Nash, T.H., Ryan, B.D., Gries, C., Bungartz, F., (eds.) 2002. Lichen Flora of the Greater Sonoran Desert Region. Vol 1.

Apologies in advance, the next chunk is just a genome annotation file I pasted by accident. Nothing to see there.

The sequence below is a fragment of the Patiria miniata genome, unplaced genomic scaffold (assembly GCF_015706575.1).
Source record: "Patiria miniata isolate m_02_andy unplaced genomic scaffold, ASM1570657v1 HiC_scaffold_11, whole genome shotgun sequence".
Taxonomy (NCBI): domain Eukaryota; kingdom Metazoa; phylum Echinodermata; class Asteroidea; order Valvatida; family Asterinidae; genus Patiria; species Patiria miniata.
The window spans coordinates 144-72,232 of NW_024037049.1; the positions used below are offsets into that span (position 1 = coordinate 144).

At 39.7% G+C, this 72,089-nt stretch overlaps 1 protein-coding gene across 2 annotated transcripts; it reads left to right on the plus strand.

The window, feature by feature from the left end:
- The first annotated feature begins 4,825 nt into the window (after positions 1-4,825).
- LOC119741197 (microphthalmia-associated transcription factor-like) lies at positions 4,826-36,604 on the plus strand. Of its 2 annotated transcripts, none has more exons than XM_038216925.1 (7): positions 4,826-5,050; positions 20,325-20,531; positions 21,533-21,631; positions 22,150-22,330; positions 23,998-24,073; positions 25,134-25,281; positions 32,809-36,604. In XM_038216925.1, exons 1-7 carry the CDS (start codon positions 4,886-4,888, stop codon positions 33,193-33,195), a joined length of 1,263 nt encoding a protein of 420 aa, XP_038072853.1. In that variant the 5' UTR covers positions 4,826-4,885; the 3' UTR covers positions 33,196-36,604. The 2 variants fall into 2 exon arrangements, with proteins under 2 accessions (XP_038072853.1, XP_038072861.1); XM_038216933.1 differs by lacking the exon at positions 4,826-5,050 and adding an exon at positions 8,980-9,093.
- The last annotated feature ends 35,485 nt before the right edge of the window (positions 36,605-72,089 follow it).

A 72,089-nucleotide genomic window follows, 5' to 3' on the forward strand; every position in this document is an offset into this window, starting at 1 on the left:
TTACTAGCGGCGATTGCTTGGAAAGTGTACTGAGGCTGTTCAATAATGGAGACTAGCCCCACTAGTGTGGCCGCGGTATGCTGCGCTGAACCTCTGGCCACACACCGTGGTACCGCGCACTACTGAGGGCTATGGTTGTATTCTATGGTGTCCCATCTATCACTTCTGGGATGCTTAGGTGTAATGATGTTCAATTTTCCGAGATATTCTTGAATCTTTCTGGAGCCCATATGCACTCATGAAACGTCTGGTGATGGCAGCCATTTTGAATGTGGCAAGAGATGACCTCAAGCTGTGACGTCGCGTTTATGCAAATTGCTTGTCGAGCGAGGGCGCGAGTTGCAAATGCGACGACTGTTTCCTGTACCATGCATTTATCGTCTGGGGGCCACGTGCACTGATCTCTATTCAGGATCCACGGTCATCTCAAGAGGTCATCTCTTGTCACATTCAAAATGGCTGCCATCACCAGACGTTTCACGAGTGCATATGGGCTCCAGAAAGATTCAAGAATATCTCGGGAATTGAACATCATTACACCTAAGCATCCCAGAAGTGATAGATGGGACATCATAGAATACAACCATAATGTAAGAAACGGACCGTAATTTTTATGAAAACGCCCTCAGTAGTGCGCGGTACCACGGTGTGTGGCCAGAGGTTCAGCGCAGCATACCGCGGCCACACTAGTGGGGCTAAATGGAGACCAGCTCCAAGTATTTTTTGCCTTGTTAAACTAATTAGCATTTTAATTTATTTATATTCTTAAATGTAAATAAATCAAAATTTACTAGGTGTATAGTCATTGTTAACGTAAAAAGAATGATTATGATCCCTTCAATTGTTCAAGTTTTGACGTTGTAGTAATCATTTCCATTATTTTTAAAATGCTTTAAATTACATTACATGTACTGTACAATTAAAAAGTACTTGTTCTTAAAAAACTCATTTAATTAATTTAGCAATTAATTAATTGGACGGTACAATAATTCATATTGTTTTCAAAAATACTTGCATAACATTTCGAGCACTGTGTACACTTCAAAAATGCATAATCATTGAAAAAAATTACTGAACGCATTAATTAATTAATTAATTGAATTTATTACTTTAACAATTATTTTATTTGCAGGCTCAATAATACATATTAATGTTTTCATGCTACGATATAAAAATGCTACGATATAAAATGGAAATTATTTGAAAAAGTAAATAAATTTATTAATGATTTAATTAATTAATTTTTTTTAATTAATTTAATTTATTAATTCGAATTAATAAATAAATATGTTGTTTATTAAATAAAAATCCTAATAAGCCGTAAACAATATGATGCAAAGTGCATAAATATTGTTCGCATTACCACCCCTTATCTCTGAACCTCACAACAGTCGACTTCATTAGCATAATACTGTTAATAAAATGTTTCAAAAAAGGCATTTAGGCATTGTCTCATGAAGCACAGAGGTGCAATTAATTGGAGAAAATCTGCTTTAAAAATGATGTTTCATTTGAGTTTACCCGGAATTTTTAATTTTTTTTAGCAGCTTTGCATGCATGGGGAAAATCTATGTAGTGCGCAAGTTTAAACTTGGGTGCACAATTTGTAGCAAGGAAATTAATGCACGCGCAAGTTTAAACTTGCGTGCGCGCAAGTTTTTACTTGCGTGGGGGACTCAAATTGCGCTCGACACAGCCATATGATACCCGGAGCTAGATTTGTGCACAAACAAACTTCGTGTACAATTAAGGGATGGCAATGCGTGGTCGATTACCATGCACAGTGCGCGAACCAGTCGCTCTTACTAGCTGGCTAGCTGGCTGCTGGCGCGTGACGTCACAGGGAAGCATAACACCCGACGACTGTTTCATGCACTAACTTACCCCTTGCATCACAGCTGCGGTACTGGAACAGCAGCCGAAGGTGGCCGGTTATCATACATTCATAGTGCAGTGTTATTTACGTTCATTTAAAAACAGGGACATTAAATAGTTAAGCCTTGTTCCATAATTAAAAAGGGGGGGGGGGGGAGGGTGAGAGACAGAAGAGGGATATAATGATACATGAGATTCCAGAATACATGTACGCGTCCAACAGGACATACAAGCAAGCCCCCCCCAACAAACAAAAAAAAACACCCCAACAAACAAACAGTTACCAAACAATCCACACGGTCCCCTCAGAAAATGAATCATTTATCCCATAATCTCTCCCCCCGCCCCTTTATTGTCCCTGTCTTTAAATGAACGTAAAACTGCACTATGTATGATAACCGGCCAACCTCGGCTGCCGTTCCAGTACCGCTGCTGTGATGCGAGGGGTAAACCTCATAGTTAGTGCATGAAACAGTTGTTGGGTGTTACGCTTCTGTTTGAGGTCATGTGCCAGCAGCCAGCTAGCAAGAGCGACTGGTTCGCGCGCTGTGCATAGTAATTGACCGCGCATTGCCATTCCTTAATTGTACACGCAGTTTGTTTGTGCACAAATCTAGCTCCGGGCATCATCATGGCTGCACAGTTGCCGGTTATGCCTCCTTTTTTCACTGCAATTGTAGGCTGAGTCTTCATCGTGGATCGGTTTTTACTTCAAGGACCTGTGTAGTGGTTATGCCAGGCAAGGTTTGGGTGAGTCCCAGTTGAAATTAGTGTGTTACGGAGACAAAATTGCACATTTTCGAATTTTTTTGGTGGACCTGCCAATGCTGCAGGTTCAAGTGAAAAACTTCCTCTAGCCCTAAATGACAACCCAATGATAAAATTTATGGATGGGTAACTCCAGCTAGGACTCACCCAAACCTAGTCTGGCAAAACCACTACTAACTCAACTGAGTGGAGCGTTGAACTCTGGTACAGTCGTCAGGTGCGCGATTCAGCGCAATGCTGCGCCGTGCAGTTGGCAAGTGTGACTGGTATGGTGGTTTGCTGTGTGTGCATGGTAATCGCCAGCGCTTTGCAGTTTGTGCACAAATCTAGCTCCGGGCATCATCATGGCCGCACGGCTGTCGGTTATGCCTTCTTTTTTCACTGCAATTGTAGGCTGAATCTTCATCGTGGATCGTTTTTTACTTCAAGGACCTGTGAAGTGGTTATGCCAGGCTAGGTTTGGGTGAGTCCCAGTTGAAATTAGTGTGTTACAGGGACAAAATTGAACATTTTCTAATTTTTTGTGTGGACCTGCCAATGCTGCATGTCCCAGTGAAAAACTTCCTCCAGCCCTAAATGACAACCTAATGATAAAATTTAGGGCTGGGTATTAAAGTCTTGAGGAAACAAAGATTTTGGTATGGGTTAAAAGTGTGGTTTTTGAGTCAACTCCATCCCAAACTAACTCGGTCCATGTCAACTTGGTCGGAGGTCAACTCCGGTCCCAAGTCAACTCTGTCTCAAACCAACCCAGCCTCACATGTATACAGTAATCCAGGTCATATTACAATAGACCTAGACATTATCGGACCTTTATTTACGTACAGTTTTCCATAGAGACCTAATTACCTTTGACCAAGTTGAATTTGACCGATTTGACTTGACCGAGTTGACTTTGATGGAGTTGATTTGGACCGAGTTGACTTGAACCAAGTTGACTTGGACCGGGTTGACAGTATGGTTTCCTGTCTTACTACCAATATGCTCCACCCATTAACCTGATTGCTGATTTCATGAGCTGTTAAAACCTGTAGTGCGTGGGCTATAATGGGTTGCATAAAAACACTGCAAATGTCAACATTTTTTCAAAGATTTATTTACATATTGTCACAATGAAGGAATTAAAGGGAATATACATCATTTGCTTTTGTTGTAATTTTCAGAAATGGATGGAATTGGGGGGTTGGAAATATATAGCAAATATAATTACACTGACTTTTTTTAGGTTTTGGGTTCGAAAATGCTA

Thallus: foliose, closely adnate, frequently tightly wrapped around small twigs or tightly appressed to larger stems, (2-) 4-6 (-8) cm across, lobate lobes: 2-3 (-5) mm wide, ± linear-elongate, apically rounded; margins aprèssed; cilia absent upper surface: light yellowish green (often rather more yellowish than green, occasionally becoming dark olive green), strongly and finely wrinkled except near the margins, to more often becoming folded; without pseudocyphellae upper cortex: thin walled medulla: white lower cortex: thin walled lower surface: white to buff or partly olivaceous, reticulately wrinkled, rhizines sparse to more often abundant to the lobe tips, concolorous with or slightly darker than lower surface, usually simple; Apothecia: numerous, laminal, mostly restricted to thallus center, 1-4 mm diam.; disc: light brown to greenish or yellowish or darkening; exciple: 2-layered, upper layer composed of horizontally arranged hyphae, lower layer thin walled asci: rather broadly clavate, 40-50 x 13-18 µm; axial body 3-5 µm ascospores: spherical, 4-6 µm diam. Pycnidia: laminal, generally conspicuous, often abundant, black conidia: formed pleurogenously, bifusiform, 5-7 (-9) x c. 1 µm Spot tests: upper cortex K-, C-, KC+ yellow, P-, UV-; medulla K-, P-, KC-, P- Secondary metabolites: upper cortex with usnic acid; medulla with caperatic acid (major). Substrate and ecology: on conifers in montane to subalpine forests, 1500-2400 m in its southern range, rarely on hardwoods (Quercus) World distribution: common NW North America, particularly near the Pacific coast, but rarer to the south Sonoran distribution: formerly known from the southern California mountains and one location in Santa Cruz County in SE Arizona. Notes: The one occurrence in Arizona is a disjunct from its other extant populations, and occurs on an unusual bark type. In the Sonoran region Ahtiana sphaerosporella might be confused with the more southerly Flavoparmelia rutidota, from which A. sphaerosporella can be easily distinguished by its mostly pale discs and its P- medulla (lacking protocetraric acid). Flavopunctelia species are also yellow-green and are much more common in the Sonoran region, but they have white pseudocyphellae on the upper surface (not in A. sphaerosporella) and a C+ red medulla.